Since the investment industry in Europe took off in the late 1980s, administrative systems are getting old and need updating. This means a considerable investment from custodians and third-party providers. New packages are coming onto the market to match developments in the electronics industry, but service providers are having to face the same question: Do we make or do we buy?"

Combining the two is an option shown by Banque Paribas, which uses PB-LINK, a telecommunications system developed in-house, and the Claris accounting system bought from Line Data Finance in Paris, a leading provider of French accounting systems. Paribas up-dated it in-house to access the international marketplace.

Two service providers in particular are investing heavily in developing systems in-house: Luxembourg-based European Fund Administration (EFA) and UK-based European Financial Data Services (EFDS).

The collaboration of Banque Generale de Luxembourg, Kredietbank, Banque de Luxembourg and Banque et Caisse d'Epargne de l'Etat, has ensured EFA certainly has the economies of scale to invest in systems. Its estimations show that it will "be able to fully replace our systems every three to four years," says CEO Tom Seale.

EFA is developing a system geared towards "one common ap-proach", one standard interface with their promoter clients. "So if you were dealing with us in London, Belgium or Luxembourg, it will all be exactly the same system, the same service levels." The accounting package has been designed essentially for the mu-tual fund market but also does the type of accounting necessary for defined contribution (DC) pension products. The software development is in its last stages for the first modules and EFA is now in the process of testing them, locating bugs and making corrections.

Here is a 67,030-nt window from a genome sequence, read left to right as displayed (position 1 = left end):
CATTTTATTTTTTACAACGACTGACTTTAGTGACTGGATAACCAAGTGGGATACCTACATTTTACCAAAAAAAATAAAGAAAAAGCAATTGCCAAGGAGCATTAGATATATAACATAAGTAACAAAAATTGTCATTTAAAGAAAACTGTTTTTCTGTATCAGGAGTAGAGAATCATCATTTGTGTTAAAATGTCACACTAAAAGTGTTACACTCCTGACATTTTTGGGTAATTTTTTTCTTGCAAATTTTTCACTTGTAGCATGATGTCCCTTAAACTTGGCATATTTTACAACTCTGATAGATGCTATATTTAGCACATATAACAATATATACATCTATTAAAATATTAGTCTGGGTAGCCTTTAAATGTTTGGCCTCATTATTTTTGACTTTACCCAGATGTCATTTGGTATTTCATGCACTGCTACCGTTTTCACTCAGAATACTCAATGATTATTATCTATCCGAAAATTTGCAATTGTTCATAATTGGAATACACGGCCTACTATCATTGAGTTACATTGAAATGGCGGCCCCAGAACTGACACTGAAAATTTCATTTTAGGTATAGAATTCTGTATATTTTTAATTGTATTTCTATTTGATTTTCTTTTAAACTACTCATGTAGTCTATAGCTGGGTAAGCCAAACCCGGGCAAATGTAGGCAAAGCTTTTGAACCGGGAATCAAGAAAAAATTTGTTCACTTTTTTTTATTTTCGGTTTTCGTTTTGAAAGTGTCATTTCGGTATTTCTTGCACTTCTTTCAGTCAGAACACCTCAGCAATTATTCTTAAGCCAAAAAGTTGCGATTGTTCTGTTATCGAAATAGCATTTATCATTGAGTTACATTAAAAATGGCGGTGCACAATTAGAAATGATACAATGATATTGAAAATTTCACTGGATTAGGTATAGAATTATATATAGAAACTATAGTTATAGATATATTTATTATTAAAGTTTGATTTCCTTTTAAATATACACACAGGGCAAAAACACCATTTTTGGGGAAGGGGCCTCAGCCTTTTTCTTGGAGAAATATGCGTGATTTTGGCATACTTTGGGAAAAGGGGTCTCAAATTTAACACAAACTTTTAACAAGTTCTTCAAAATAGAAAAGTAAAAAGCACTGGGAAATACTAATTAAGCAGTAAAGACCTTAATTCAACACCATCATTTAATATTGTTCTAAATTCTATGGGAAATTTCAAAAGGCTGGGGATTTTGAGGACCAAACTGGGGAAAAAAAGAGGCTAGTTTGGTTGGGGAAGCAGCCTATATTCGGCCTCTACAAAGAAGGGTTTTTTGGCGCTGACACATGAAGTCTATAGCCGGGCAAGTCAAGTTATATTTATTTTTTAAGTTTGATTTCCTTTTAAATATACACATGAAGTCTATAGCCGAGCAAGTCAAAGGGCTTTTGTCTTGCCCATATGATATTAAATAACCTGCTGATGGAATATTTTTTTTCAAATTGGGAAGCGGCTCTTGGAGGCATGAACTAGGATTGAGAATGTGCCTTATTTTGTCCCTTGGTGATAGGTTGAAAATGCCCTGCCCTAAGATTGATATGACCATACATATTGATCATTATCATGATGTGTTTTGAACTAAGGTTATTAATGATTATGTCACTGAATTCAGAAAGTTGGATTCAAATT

EFDS was set up in 1995, a joint venture between DST and State Street and mainly serves the retail market but is investing heavily in administration systems which will put it in better stead to adapt to a European DC marketplace. Charles Eppinger, CEO explains: "Strategically we very much have an eye out now on how the pension markets change and what impact the new budget is going to have and at that time we will end up making a decision of do we want to go into the DC business and do we do it on our own or through all-iances and acquisitions? So we are very much watching the markets, but it is hard to predict."

EFDS is working on a "multi-million-pound project" to build a system called Fast2000 which should be operational by the end of the year and will take EFDS further in-to the international marketplace. "What we have done is build it from first principles" says Epping-er. "We looked at the characteristics of the UK market, of Luxembourg and Dublin and then the US experiences and really combined them to see what kind of flexibility we need." EFDS is hoping to be able to adapt Fast2000 to DC schemes but, says Eppinger, only when "the definition of the products are determined".

The new system will be multilingual and will operate in multiple currencies, though it is also Euro compliant. Separate modules have been allocated to cater for each European country's tax and regulatory requirements. "We de-signed it so you can almost plug in and plug out each country's taxation and regulation. When you build a record-keeping system, al-most 35% of it can be regulatory and taxation implications - it's a big part of any international systems development on the record-keeping side in particular."

He adds: "It's set up so in the fu-ture as we expand we can put in a German module and so on. We are preparing ourselves based on our experiences worldwide, but until we see the direction and the direct format, you can't bring something to a conclusion."

EFDS' current clients will be moved over to the new system ov-er the next few months and into 1998. The UK will be the main market in 1998 with the rest of Europe seen as a "1999/2000 activity". Rachel Oliver"